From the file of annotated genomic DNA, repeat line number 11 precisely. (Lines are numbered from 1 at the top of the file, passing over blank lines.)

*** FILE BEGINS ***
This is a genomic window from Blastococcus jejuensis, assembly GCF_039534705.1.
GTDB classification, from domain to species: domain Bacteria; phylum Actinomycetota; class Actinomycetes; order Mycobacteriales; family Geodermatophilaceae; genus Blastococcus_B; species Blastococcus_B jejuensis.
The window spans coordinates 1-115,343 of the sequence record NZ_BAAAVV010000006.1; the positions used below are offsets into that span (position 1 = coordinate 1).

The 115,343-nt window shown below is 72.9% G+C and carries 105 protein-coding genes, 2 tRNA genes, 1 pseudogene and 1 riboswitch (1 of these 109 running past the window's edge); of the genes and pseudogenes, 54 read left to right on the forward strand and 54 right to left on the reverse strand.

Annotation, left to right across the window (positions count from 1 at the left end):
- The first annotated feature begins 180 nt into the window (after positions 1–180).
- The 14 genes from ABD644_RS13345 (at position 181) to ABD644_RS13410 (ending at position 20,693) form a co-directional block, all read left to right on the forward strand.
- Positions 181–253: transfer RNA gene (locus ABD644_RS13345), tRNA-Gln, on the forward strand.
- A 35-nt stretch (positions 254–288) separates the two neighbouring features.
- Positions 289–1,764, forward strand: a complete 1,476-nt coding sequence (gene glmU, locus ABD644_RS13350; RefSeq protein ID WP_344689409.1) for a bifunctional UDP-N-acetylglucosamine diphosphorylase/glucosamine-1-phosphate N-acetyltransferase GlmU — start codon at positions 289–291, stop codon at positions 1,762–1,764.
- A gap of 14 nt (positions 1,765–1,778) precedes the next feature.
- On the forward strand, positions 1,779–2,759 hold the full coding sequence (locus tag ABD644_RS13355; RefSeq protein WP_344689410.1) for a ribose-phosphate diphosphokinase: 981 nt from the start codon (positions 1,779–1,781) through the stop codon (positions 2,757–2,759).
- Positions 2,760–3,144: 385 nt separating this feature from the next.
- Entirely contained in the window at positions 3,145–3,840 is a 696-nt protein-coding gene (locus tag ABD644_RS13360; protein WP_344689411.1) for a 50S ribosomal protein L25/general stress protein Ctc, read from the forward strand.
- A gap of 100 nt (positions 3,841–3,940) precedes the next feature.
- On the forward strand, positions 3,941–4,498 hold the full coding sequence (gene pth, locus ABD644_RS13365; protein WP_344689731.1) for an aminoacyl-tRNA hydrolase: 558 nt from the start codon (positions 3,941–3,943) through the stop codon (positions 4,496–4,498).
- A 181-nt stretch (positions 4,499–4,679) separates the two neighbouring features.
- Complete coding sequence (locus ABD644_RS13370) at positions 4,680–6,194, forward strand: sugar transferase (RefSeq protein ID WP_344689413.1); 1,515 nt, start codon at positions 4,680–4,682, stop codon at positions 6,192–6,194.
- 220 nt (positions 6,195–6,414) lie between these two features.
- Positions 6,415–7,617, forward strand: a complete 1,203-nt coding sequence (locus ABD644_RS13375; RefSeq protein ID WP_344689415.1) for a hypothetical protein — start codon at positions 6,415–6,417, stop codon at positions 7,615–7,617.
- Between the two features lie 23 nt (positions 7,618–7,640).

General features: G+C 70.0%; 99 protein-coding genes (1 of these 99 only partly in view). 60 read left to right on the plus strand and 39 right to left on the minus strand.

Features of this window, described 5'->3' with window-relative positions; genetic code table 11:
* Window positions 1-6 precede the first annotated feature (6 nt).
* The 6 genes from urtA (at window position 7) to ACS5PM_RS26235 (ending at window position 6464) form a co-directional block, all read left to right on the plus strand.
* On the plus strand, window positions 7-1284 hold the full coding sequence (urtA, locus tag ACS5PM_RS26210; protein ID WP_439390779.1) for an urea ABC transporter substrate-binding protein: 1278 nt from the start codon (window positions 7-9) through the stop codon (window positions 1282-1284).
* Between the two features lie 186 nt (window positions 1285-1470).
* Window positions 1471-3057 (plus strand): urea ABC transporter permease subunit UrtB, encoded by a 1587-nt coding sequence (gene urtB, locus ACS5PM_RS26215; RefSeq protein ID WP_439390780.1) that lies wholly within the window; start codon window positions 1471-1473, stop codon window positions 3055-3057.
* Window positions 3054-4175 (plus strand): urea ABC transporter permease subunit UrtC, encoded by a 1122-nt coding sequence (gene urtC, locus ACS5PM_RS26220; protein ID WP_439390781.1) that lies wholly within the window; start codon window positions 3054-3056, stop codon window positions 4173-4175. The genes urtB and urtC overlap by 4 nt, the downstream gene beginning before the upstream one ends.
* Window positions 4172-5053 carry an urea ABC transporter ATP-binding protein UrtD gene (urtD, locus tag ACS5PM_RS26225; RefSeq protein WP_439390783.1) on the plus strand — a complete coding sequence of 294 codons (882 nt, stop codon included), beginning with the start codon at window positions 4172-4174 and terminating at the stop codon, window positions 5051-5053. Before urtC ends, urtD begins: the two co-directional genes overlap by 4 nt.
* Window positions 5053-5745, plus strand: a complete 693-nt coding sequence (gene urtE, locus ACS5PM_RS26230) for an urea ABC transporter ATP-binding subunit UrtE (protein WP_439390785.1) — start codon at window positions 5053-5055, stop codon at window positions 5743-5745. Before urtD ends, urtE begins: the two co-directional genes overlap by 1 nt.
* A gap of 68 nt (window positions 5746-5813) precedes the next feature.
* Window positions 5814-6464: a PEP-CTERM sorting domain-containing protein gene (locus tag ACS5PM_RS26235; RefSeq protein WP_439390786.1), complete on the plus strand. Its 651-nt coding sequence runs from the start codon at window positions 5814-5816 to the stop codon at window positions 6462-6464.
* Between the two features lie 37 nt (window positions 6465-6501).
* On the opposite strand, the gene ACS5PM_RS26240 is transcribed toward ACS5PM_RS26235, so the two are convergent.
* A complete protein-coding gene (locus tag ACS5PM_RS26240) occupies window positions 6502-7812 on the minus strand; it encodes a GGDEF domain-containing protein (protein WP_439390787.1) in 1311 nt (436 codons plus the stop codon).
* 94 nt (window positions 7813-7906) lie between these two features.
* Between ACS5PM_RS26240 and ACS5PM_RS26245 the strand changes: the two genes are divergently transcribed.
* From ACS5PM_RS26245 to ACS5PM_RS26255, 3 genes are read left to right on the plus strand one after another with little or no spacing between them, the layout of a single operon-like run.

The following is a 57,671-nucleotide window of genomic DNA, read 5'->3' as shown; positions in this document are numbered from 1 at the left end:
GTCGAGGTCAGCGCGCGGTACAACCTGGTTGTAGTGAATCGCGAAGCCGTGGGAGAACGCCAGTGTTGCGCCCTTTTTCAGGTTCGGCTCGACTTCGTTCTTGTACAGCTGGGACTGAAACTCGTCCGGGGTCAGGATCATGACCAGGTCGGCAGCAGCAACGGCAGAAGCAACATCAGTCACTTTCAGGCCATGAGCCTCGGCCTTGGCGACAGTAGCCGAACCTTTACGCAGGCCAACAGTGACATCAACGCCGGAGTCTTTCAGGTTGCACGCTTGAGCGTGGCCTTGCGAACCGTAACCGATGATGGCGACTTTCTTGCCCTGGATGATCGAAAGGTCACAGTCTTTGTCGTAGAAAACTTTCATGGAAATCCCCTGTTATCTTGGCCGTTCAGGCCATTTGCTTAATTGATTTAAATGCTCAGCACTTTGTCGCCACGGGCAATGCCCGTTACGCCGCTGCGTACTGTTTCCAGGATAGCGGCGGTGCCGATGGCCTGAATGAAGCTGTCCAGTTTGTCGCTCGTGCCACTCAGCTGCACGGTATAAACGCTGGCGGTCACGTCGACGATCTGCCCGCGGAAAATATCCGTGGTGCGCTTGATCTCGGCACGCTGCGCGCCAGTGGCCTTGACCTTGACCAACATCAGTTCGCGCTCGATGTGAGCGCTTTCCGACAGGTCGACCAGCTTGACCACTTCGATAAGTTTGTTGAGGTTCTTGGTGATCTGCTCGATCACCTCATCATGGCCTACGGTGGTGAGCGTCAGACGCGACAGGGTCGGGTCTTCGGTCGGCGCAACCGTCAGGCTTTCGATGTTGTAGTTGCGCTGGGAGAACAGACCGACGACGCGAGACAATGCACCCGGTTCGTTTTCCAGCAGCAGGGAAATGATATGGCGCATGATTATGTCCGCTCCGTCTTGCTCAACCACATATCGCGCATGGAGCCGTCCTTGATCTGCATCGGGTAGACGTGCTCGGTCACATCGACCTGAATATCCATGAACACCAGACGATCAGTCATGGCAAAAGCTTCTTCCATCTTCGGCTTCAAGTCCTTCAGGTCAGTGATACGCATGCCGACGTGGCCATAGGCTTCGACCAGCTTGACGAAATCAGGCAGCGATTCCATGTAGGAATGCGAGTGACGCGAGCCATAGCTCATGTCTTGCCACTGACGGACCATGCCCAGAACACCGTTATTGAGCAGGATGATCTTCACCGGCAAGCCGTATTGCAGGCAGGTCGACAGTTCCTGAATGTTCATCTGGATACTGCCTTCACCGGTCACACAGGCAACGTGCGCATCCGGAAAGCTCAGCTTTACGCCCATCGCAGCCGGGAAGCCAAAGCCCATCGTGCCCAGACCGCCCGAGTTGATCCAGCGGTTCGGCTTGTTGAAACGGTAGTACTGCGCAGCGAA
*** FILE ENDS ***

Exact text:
- A gap of 14 nt (positions 1,765–1,778) precedes the next feature.